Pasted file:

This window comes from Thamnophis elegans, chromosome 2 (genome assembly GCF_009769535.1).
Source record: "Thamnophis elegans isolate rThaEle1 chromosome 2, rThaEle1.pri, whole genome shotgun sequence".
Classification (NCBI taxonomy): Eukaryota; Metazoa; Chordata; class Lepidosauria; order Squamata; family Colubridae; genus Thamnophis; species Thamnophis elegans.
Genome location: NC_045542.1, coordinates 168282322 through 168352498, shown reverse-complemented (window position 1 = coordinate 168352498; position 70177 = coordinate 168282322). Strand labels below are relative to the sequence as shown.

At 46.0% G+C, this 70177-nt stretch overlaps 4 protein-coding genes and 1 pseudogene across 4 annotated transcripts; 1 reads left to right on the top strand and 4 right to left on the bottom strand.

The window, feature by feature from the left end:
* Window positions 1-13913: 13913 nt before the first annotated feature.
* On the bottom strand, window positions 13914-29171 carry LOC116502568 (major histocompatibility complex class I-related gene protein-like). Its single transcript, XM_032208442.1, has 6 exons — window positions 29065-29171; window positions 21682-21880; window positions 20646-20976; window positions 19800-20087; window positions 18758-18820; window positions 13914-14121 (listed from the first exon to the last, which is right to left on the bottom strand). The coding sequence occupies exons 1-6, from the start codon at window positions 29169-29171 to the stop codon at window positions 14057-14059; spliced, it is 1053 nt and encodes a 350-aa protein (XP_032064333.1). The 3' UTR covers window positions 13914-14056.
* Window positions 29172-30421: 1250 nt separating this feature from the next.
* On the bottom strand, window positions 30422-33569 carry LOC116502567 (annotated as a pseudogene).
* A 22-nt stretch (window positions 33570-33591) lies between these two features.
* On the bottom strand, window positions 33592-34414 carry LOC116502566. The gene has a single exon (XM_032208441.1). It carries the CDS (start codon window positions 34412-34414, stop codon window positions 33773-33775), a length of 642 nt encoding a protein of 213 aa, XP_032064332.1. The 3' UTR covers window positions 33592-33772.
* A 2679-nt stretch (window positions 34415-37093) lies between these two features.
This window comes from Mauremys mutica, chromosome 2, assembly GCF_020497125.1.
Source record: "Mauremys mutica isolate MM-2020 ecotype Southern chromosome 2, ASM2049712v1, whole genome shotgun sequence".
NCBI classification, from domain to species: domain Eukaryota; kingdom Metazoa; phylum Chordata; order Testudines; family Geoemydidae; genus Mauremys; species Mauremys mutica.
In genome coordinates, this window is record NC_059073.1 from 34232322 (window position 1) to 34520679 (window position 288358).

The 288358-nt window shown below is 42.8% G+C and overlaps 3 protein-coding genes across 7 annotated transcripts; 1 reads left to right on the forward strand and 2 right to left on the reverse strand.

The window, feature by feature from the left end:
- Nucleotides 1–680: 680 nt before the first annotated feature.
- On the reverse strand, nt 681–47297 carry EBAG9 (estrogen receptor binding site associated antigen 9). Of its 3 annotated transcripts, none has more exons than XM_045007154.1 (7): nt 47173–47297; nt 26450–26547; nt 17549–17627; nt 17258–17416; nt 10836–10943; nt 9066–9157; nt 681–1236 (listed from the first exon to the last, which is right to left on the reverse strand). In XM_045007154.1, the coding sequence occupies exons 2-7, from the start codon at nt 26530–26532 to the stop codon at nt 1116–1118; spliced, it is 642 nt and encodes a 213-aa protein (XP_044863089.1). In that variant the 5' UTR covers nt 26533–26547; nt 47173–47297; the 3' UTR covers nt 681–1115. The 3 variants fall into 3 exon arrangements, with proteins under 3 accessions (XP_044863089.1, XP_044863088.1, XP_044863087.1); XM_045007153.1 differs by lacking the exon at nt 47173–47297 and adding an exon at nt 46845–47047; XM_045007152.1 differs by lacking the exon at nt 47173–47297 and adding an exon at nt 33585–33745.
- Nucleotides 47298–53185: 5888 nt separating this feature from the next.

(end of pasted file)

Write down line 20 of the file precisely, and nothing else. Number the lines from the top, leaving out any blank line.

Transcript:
- Nucleotides 1–680: 680 nt before the first annotated feature.